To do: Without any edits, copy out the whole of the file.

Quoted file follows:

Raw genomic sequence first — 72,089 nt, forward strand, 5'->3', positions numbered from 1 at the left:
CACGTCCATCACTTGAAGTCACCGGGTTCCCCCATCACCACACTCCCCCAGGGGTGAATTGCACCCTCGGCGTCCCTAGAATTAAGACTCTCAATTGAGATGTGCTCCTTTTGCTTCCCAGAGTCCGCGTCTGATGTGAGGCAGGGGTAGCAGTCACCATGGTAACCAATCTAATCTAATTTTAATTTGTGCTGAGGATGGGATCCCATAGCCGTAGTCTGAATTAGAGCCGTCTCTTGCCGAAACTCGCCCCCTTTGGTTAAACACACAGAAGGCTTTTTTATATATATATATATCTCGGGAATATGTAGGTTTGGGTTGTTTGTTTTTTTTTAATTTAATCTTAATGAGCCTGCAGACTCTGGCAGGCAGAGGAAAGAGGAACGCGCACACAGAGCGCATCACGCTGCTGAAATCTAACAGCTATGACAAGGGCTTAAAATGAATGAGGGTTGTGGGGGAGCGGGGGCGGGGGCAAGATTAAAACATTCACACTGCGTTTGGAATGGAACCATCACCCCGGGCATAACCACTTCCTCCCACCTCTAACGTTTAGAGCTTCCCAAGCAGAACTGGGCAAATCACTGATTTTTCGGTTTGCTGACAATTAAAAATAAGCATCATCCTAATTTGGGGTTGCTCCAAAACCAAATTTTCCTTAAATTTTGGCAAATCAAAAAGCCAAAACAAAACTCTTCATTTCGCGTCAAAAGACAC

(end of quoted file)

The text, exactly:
Raw genomic sequence first — 72,089 nt, forward strand, 5'->3', positions numbered from 1 at the left:
CACGTCCATCACTTGAAGTCACCGGGTTCCCCCATCACCACACTCCCCCAGGGGTGAATTGCACCCTCGGCGTCCCTAGAATTAAGACTCTCAATTGAGATGTGCTCCTTTTGCTTCCCAGAGTCCGCGTCTGATGTGAGGCAGGGGTAGCAGTCACCATGGTAACCAATCTAATCTAATTTTAATTTGTGCTGAGGATGGGATCCCATAGCCGTAGTCTGAATTAGAGCCGTCTCTTGCCGAAACTCGCCCCCTTTGGTTAAACACACAGAAGGCTTTTTTATATATATATATATCTCGGGAATATGTAGGTTTGGGTTGTTTGTTTTTTTTTAATTTAATCTTAATGAGCCTGCAGACTCTGGCAGGCAGAGGAAAGAGGAACGCGCACACAGAGCGCATCACGCTGCTGAAATCTAACAGCTATGACAAGGGCTTAAAATGAATGAGGGTTGTGGGGGAGCGGGGGCGGGGGCAAGATTAAAACATTCACACTGCGTTTGGAATGGAACCATCACCCCGGGCATAACCACTTCCTCCCACCTCTAACGTTTAGAGCTTCCCAAGCAGAACTGGGCAAATCACTGATTTTTCGGTTTGCTGACAATTAAAAATAAGCATCATCCTAATTTGGGGTTGCTCCAAAACCAAATTTTCCTTAAATTTTGGCAAATCAAAAAGCCAAAACAAAACTCTTCATTTCGCGTCAAAAGACAC